California poppy, golden poppy, flame flower, dedal de oro (thimble of gold), copa de oro (cup of gold), yellow poppy
California poppy is native to western North America from Baja California to Washington state
Some herbalists only make use of the aerial parts of California poppy, while others prefer using the whole plant, root and all. Harvest California poppy just as the flowers are going to seed; fresh preparations are considered the most potent
The California poppy holds a special place in the state's history and culture. It was officially designated as California's state flower in 1903, and every year on April 6th, the state celebrates California Poppy Day. But the flower's significance goes beyond just its beauty. Indigenous peoples of California, including the Pomo, Mendocino, Yuki, and Kashaya, have long used the plant to reduce or stop lactation. They would apply the juice from the root or mashed seedpods topically to the breasts, which was believed to discourage infants from suckling and decrease milk supply. While the exact mechanism of action is unknown, bitter alkaloids in the plant have been speculated to play a role in this effect.(1)
The California poppy has been used for medicinal and culinary purposes by Native peoples for centuries. The root of the plant is often used as a sedative for insomnia and as a pain reliever for injuries, muscle pain, headaches, and toothaches. The Chumash tribe even chew the root to alleviate toothache pain. The root can also be made into a poultice or sliced and applied topically for cuts, burns, and scrapes. Some Indigenous peoples also cook and eat the young green leaves of the plant. In addition, a decoction of the flowers can be used topically on the scalp to kill lice.(2)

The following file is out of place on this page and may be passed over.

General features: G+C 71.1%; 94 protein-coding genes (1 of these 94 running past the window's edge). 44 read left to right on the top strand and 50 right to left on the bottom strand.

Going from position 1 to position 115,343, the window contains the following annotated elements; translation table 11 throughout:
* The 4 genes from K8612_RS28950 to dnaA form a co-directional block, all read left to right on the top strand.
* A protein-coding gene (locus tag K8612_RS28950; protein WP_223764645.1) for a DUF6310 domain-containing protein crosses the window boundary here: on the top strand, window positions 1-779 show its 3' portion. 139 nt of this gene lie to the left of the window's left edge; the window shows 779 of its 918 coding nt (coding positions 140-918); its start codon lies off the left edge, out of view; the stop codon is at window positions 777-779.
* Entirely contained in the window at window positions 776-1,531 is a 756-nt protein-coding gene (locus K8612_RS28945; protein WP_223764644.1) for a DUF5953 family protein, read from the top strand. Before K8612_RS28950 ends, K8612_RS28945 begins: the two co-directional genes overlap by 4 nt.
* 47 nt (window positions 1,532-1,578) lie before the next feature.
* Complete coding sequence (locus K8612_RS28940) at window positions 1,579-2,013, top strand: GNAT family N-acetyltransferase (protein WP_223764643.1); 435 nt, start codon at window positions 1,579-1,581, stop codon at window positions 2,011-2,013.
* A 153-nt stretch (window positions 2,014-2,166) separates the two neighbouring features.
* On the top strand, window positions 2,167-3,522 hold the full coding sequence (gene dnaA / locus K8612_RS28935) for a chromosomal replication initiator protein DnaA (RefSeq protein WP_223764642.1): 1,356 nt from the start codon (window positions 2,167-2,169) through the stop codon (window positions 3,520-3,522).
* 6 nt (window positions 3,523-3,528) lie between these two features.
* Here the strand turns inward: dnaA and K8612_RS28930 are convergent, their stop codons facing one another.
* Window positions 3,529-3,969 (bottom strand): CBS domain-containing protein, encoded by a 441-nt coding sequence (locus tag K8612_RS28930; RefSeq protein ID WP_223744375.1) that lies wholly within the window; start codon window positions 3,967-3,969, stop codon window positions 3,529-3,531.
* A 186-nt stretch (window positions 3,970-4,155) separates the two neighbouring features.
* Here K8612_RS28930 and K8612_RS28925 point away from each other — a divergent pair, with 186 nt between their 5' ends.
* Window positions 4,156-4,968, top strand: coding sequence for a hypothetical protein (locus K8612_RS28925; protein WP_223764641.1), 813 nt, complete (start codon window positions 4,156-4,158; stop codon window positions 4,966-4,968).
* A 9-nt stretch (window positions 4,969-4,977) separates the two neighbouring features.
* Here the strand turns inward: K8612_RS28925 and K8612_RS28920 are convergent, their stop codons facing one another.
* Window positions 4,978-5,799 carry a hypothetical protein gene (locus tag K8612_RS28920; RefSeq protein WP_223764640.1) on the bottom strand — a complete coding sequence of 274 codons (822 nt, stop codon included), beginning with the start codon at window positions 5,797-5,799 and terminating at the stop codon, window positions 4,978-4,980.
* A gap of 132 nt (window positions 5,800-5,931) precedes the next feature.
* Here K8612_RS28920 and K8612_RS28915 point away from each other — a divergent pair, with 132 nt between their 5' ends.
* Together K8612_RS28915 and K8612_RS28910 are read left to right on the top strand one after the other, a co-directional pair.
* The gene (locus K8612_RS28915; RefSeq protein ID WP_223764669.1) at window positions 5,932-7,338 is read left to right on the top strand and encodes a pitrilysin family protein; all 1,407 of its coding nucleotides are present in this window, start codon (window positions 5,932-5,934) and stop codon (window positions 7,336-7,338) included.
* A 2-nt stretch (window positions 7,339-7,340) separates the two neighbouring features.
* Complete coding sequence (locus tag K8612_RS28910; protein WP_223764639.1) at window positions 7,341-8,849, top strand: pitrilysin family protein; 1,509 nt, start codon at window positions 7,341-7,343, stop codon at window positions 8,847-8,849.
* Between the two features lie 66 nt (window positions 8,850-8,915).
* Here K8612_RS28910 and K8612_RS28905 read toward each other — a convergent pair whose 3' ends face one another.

The California poppy is a popular herb used by Western herbal practitioners to address a variety of health concerns. Its anti-inflammatory, analgesic, and antispasmodic properties make it a go-to for pain relief, including headaches, migraines, and neuralgia. Additionally, it is often used to alleviate muscular tension, muscle spasms, and backaches. Some practitioners also recommend it for its calming effects on anxiety and sleep disorders.(3)
The California poppy, while in the same family as the opium poppy, does not contain narcotic or addictive properties. It does, however, have analgesic and anxiolytic applications that are similar to those of the opium poppy. While older literature suggested that California poppy contained trace amounts of opium alkaloids, modern studies do not support this claim. In fact, there is evidence to suggest that California poppy can play a role in fighting the opioid epidemic. The herb contains isoquinoline alkaloids that interact with opioid receptors in the brain, easing opiate withdrawal and soothing pain through interactions with GABA and serotonin receptors.(4)